I also like the standard ATX motherboards. These usually have more slots that are well spaced out. I hate the microATX boards with one or two slots cramped close together.

    But then, fan noise from larger cases does not affect me.

    #218288 Reply
    Zaphod Zaphod 
    Participant
    Status: Physician, Small Business Owner
    Posts: 5756
    Joined: 01/12/2016

    Back on topic – For anyone who is looking to build your own first rig, be careful with your case selection. Today’s cpu/gpu’s put out an incredible amount of heat and, unless you plan on water-cooling, large cases tend to be better for air circulation than the form-fitting smaller cases that many people go with for their first builds. They also give you more room for later expansion (tossing in that extra gpu, nic, whatever). Not saying you can’t get safe temps with a small case and a decent air-flow plan, but many first time builders see high temps (and system instability) because not enough air is cycling through the case. Also, fans are cheap, even the quiet ones. Better to have too many than too little.

    Click to expand…

    I am a big fan of larger cases ( mid tower is a minimum) and larger motherboards.

    The bigger cases allow you to put larger and more fans. With the large number of power cables coming from the PSU the airflow gets restricted even with good cable management with use of ties. So more fans is a great bonus. I also got tired of getting nicks/cuts/bruises trying to squeeze in components into tiny spaces in small cases. I would rather spend more and get a bigger case where my hands fit in easily and the SATA cables or RAM does not impede me putting in an extra hard drive.

    I also like the standard ATX motherboards. These usually have more slots that are well spaced out. I hate the microATX boards with one or two slots cramped close together.

    But then, fan noise from larger cases does not affect me.

    Click to expand…

    I think I have a mini ATX mb, cant recall, I just feel like I got a full sized case that was one step larger than my motherboard, it has more slots than I use, and the extra large case had way more fans, and they dont bother me either.

    #218460 Reply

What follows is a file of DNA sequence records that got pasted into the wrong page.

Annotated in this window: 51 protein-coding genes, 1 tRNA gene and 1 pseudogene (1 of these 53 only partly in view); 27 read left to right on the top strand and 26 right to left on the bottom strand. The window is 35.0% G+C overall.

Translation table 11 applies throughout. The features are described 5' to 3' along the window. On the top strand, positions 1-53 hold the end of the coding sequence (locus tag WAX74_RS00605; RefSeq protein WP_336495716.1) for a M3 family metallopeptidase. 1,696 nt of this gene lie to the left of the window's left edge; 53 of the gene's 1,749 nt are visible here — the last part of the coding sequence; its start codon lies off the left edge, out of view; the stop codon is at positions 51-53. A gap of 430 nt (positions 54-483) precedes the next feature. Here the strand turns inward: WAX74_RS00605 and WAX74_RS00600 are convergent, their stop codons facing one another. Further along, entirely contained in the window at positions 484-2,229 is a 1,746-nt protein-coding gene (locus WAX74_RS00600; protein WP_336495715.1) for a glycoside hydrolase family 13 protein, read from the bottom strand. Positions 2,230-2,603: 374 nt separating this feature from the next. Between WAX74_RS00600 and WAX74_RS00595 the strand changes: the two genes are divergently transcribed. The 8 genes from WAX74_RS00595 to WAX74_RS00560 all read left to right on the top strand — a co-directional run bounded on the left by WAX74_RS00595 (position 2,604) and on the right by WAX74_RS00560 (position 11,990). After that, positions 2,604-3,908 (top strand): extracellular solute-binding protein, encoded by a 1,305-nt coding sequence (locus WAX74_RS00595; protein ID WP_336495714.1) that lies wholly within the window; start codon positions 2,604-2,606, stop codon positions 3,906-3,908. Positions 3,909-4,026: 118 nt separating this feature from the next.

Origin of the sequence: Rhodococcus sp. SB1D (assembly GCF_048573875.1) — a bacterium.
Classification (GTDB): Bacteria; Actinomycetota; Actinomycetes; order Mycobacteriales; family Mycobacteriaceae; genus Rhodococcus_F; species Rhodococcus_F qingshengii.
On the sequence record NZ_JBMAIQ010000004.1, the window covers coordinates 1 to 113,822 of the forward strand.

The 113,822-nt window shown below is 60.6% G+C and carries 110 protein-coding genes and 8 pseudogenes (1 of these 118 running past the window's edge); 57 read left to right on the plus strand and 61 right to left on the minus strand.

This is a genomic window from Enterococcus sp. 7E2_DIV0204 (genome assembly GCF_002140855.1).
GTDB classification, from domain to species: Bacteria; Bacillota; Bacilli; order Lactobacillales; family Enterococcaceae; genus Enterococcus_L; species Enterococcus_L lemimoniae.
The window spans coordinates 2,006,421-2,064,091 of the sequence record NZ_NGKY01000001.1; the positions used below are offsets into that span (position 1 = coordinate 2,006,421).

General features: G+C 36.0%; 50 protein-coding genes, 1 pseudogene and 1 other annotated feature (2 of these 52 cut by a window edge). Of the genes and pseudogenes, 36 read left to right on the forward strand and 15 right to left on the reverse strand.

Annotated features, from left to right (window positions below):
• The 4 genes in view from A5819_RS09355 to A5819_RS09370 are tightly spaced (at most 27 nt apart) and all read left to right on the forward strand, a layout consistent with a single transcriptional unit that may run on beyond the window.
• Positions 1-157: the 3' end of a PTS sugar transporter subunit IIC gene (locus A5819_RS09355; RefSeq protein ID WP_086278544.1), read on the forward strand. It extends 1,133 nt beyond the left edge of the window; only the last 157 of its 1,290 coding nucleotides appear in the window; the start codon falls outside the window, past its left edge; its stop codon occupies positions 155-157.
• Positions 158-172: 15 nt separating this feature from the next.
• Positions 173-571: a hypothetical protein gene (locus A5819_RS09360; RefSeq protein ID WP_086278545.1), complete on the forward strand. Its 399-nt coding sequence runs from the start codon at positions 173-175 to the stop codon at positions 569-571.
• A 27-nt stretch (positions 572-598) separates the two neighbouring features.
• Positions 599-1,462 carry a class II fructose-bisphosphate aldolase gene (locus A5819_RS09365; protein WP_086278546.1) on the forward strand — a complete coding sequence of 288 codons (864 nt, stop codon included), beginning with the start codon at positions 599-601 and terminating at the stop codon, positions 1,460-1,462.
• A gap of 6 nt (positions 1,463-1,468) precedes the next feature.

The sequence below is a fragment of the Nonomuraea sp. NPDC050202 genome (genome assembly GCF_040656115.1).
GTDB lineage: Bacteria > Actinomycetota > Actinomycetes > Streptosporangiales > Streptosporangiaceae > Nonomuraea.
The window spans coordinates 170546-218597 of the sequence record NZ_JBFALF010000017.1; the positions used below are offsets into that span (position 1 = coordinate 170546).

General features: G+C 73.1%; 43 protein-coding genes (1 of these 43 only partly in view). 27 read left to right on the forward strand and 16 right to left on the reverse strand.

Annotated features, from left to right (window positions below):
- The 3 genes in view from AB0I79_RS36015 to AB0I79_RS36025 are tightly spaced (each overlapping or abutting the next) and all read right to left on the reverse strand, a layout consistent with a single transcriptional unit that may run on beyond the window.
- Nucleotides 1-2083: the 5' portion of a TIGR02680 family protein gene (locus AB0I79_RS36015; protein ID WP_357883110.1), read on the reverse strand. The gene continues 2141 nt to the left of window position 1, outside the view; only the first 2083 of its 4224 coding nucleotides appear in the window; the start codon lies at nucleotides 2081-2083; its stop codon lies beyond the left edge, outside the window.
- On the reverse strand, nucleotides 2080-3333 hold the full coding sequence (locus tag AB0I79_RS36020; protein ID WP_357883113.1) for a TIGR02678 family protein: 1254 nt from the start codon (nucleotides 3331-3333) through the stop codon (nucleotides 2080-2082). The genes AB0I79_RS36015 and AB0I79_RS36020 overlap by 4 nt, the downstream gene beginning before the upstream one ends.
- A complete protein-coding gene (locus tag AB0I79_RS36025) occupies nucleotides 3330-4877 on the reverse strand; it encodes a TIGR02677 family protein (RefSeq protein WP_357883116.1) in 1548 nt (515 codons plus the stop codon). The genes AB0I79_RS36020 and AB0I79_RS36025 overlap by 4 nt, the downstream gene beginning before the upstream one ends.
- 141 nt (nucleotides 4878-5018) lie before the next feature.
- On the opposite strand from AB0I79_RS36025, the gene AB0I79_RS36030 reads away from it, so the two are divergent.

Liked by Kamban, Peds
    Hank Hank 
    Moderator
    Status: Attorney
    Posts: 1229
    Joined: 03/27/2017

    Bigger fans at (relatively) slower speeds plus water cooling keeps my i7 and nVidia 1080 system quiet enough, even under load. The switch from spinning platters to M2 solid state storage helped more than I expected too.

    #218472 Reply
    Liked by Zaphod
    Avatar StarTrekDoc 
    Participant
    Status: Physician
    Posts: 1808
    Joined: 01/15/2017

    Internet speed and latency remain our chief issue.

    On the chassis, agreed that it’s the choice of SSS that makes a huge difference as its most commonly source of the bottleneck.  Our primary is SSS and backup RAID system which probably slows things down a bit too but worth it.  We keep the RAID external in case of emergencys it’s a two second grab and next to our ‘go bag’.

    I had favored MiniATX before we went AIO.  No need for 5+ slots anymore.  In the past with multiple proprietary connections, yes, but rarely anymore — unless you still have a zipdrive and need SCSI 🙂

    #218487 Reply
    Avatar Peds 
    Participant
    Status: Physician
    Posts: 3800
    Joined: 01/08/2016
    The switch from spinning platters to M2 solid state storage helped more than I expected too.

    Click to expand…

    this is the single biggest/best upgrade someone can do to an old system (desktop or laptop).

    everyone please move off HDD to SSD!

    #218490 Reply
    Liked by justlearning
    Avatar Peds 
    Participant
    Status: Physician
    Posts: 3800
    Joined: 01/08/2016

    Internet speed and latency remain our chief issue.

    Click to expand…

    what speeds do you currently get?

    latency of your network you mean? an easy thing to look at is setting a 3rd party DNS on your router to see if that helps.

    #218491 Reply
    Avatar Peds 
    Participant
    Status: Physician
    Posts: 3800
    Joined: 01/08/2016

    For all you Mac Pro ppl: thoughts on wwdc?
    Do any of you have a need to purchase either the cheese greater or monitor for your line of work?

    I personally plan to de-friend anyone that buys the stand 😒

    #219235 Reply
    Zaphod Zaphod 
    Participant
    Status: Physician, Small Business Owner
    Posts: 5756
    Joined: 01/12/2016

    For all you Mac Pro ppl: thoughts on wwdc?
    Do any of you have a need to purchase either the cheese greater or monitor for your line of work?

    I personally plan to de-friend anyone that buys the stand 😒

    Click to expand…

    I couldnt imagine paying top dollar for old tech that you couldnt customize to your needs and never replace or update easily (could be wrong for this particular product, i dont care much for apple tech wise, too much for too little).

    #219311 Reply
    Liked by Peds
    Avatar Kamban 
    Participant
    Status: Physician
    Posts: 2260
    Joined: 08/01/2016

    I couldnt imagine paying top dollar for old tech that you couldnt customize to your needs and never replace or update easily (could be wrong for this particular product, i dont care much for apple tech wise, too much for too little).

    Click to expand…

    I am a typical example of “you cannot teach an old dog new tricks”.